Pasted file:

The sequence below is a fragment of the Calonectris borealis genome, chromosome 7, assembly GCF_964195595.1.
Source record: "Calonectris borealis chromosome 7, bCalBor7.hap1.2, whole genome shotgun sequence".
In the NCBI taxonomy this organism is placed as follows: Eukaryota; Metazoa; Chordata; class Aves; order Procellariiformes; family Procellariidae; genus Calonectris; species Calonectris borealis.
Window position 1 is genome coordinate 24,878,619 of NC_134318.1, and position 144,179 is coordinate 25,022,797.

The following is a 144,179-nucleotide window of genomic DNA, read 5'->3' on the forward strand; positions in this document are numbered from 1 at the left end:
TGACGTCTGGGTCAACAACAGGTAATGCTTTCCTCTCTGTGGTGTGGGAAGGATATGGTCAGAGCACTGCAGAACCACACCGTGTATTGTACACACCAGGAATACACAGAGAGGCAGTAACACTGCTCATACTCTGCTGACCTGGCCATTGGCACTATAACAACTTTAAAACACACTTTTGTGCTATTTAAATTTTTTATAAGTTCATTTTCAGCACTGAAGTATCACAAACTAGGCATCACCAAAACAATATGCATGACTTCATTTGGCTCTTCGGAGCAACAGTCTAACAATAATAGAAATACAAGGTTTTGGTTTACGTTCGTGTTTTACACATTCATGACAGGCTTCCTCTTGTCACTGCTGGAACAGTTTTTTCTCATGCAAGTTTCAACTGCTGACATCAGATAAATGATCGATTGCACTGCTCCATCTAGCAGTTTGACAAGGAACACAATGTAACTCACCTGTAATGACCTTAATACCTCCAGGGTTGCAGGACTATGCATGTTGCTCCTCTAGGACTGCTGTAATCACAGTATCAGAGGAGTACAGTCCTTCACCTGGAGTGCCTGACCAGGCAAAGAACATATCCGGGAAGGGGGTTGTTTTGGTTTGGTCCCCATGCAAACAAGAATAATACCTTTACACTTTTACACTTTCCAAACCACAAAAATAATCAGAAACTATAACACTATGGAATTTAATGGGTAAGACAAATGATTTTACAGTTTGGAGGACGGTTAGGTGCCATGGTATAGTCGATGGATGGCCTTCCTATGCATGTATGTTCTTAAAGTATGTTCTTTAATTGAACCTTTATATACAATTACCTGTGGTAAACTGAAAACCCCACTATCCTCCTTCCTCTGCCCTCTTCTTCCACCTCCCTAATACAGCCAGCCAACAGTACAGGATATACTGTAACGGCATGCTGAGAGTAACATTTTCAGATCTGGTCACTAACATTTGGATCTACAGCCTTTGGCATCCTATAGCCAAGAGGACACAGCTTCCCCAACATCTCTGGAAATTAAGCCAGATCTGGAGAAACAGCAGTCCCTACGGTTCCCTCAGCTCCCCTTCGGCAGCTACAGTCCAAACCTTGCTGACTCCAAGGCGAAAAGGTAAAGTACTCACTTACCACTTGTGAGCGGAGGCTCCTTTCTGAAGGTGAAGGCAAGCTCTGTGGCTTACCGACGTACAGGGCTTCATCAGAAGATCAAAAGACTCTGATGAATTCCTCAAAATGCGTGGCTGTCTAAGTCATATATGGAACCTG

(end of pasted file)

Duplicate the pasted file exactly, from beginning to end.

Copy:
The sequence below is a fragment of the Calonectris borealis genome, chromosome 7, assembly GCF_964195595.1.
Source record: "Calonectris borealis chromosome 7, bCalBor7.hap1.2, whole genome shotgun sequence".
In the NCBI taxonomy this organism is placed as follows: Eukaryota; Metazoa; Chordata; class Aves; order Procellariiformes; family Procellariidae; genus Calonectris; species Calonectris borealis.
Window position 1 is genome coordinate 24,878,619 of NC_134318.1, and position 144,179 is coordinate 25,022,797.

The following is a 144,179-nucleotide window of genomic DNA, read 5'->3' on the forward strand; positions in this document are numbered from 1 at the left end:
TGACGTCTGGGTCAACAACAGGTAATGCTTTCCTCTCTGTGGTGTGGGAAGGATATGGTCAGAGCACTGCAGAACCACACCGTGTATTGTACACACCAGGAATACACAGAGAGGCAGTAACACTGCTCATACTCTGCTGACCTGGCCATTGGCACTATAACAACTTTAAAACACACTTTTGTGCTATTTAAATTTTTTATAAGTTCATTTTCAGCACTGAAGTATCACAAACTAGGCATCACCAAAACAATATGCATGACTTCATTTGGCTCTTCGGAGCAACAGTCTAACAATAATAGAAATACAAGGTTTTGGTTTACGTTCGTGTTTTACACATTCATGACAGGCTTCCTCTTGTCACTGCTGGAACAGTTTTTTCTCATGCAAGTTTCAACTGCTGACATCAGATAAATGATCGATTGCACTGCTCCATCTAGCAGTTTGACAAGGAACACAATGTAACTCACCTGTAATGACCTTAATACCTCCAGGGTTGCAGGACTATGCATGTTGCTCCTCTAGGACTGCTGTAATCACAGTATCAGAGGAGTACAGTCCTTCACCTGGAGTGCCTGACCAGGCAAAGAACATATCCGGGAAGGGGGTTGTTTTGGTTTGGTCCCCATGCAAACAAGAATAATACCTTTACACTTTTACACTTTCCAAACCACAAAAATAATCAGAAACTATAACACTATGGAATTTAATGGGTAAGACAAATGATTTTACAGTTTGGAGGACGGTTAGGTGCCATGGTATAGTCGATGGATGGCCTTCCTATGCATGTATGTTCTTAAAGTATGTTCTTTAATTGAACCTTTATATACAATTACCTGTGGTAAACTGAAAACCCCACTATCCTCCTTCCTCTGCCCTCTTCTTCCACCTCCCTAATACAGCCAGCCAACAGTACAGGATATACTGTAACGGCATGCTGAGAGTAACATTTTCAGATCTGGTCACTAACATTTGGATCTACAGCCTTTGGCATCCTATAGCCAAGAGGACACAGCTTCCCCAACATCTCTGGAAATTAAGCCAGATCTGGAGAAACAGCAGTCCCTACGGTTCCCTCAGCTCCCCTTCGGCAGCTACAGTCCAAACCTTGCTGACTCCAAGGCGAAAAGGTAAAGTACTCACTTACCACTTGTGAGCGGAGGCTCCTTTCTGAAGGTGAAGGCAAGCTCTGTGGCTTACCGACGTACAGGGCTTCATCAGAAGATCAAAAGACTCTGATGAATTCCTCAAAATGCGTGGCTGTCTAAGTCATATATGGAACCTG